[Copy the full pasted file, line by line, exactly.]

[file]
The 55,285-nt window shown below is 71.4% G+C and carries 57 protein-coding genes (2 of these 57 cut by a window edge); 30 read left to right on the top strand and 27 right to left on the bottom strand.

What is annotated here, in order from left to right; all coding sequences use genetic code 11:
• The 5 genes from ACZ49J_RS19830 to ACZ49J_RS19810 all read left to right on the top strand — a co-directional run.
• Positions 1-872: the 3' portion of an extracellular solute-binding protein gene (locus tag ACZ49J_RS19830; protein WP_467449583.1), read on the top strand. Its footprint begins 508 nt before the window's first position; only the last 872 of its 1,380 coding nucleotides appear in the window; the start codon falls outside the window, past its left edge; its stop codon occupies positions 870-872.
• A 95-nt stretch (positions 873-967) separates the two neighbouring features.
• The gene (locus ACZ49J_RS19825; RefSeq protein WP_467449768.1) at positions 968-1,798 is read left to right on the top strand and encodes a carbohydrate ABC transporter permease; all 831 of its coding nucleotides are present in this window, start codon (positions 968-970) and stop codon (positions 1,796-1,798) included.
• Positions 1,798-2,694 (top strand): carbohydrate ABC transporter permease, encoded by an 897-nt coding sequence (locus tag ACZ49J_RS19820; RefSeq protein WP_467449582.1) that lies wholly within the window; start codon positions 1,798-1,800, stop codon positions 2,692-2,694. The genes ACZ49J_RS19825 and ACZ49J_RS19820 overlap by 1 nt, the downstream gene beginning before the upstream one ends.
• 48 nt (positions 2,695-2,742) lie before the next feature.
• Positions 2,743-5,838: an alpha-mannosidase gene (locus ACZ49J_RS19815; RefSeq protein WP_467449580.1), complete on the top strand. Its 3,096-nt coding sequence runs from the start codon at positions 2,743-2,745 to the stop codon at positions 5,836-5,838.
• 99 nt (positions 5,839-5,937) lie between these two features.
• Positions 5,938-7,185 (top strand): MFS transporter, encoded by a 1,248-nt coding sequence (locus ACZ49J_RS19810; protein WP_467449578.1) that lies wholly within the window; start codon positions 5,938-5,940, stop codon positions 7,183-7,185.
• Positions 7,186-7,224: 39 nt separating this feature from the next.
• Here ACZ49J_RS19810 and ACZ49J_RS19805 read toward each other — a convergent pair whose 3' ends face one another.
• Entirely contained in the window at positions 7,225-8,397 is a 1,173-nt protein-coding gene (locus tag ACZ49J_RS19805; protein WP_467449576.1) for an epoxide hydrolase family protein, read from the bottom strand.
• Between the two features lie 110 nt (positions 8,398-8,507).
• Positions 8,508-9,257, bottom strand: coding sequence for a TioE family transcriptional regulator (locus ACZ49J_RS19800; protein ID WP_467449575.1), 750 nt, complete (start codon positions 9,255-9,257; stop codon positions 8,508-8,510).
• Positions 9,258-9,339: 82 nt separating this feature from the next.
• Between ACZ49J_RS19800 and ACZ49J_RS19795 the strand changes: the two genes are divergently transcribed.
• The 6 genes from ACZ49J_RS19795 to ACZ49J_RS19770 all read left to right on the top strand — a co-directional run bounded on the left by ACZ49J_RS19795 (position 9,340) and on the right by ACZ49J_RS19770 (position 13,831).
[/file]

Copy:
The 55,285-nt window shown below is 71.4% G+C and carries 57 protein-coding genes (2 of these 57 cut by a window edge); 30 read left to right on the top strand and 27 right to left on the bottom strand.

What is annotated here, in order from left to right; all coding sequences use genetic code 11:
• The 5 genes from ACZ49J_RS19830 to ACZ49J_RS19810 all read left to right on the top strand — a co-directional run.
• Positions 1-872: the 3' portion of an extracellular solute-binding protein gene (locus tag ACZ49J_RS19830; protein WP_467449583.1), read on the top strand. Its footprint begins 508 nt before the window's first position; only the last 872 of its 1,380 coding nucleotides appear in the window; the start codon falls outside the window, past its left edge; its stop codon occupies positions 870-872.
• A 95-nt stretch (positions 873-967) separates the two neighbouring features.
• The gene (locus ACZ49J_RS19825; RefSeq protein WP_467449768.1) at positions 968-1,798 is read left to right on the top strand and encodes a carbohydrate ABC transporter permease; all 831 of its coding nucleotides are present in this window, start codon (positions 968-970) and stop codon (positions 1,796-1,798) included.
• Positions 1,798-2,694 (top strand): carbohydrate ABC transporter permease, encoded by an 897-nt coding sequence (locus tag ACZ49J_RS19820; RefSeq protein WP_467449582.1) that lies wholly within the window; start codon positions 1,798-1,800, stop codon positions 2,692-2,694. The genes ACZ49J_RS19825 and ACZ49J_RS19820 overlap by 1 nt, the downstream gene beginning before the upstream one ends.
• 48 nt (positions 2,695-2,742) lie before the next feature.
• Positions 2,743-5,838: an alpha-mannosidase gene (locus ACZ49J_RS19815; RefSeq protein WP_467449580.1), complete on the top strand. Its 3,096-nt coding sequence runs from the start codon at positions 2,743-2,745 to the stop codon at positions 5,836-5,838.
• 99 nt (positions 5,839-5,937) lie between these two features.
• Positions 5,938-7,185 (top strand): MFS transporter, encoded by a 1,248-nt coding sequence (locus ACZ49J_RS19810; protein WP_467449578.1) that lies wholly within the window; start codon positions 5,938-5,940, stop codon positions 7,183-7,185.
• Positions 7,186-7,224: 39 nt separating this feature from the next.
• Here ACZ49J_RS19810 and ACZ49J_RS19805 read toward each other — a convergent pair whose 3' ends face one another.
• Entirely contained in the window at positions 7,225-8,397 is a 1,173-nt protein-coding gene (locus tag ACZ49J_RS19805; protein WP_467449576.1) for an epoxide hydrolase family protein, read from the bottom strand.
• Between the two features lie 110 nt (positions 8,398-8,507).
• Positions 8,508-9,257, bottom strand: coding sequence for a TioE family transcriptional regulator (locus ACZ49J_RS19800; protein ID WP_467449575.1), 750 nt, complete (start codon positions 9,255-9,257; stop codon positions 8,508-8,510).
• Positions 9,258-9,339: 82 nt separating this feature from the next.
• Between ACZ49J_RS19800 and ACZ49J_RS19795 the strand changes: the two genes are divergently transcribed.
• The 6 genes from ACZ49J_RS19795 to ACZ49J_RS19770 all read left to right on the top strand — a co-directional run bounded on the left by ACZ49J_RS19795 (position 9,340) and on the right by ACZ49J_RS19770 (position 13,831).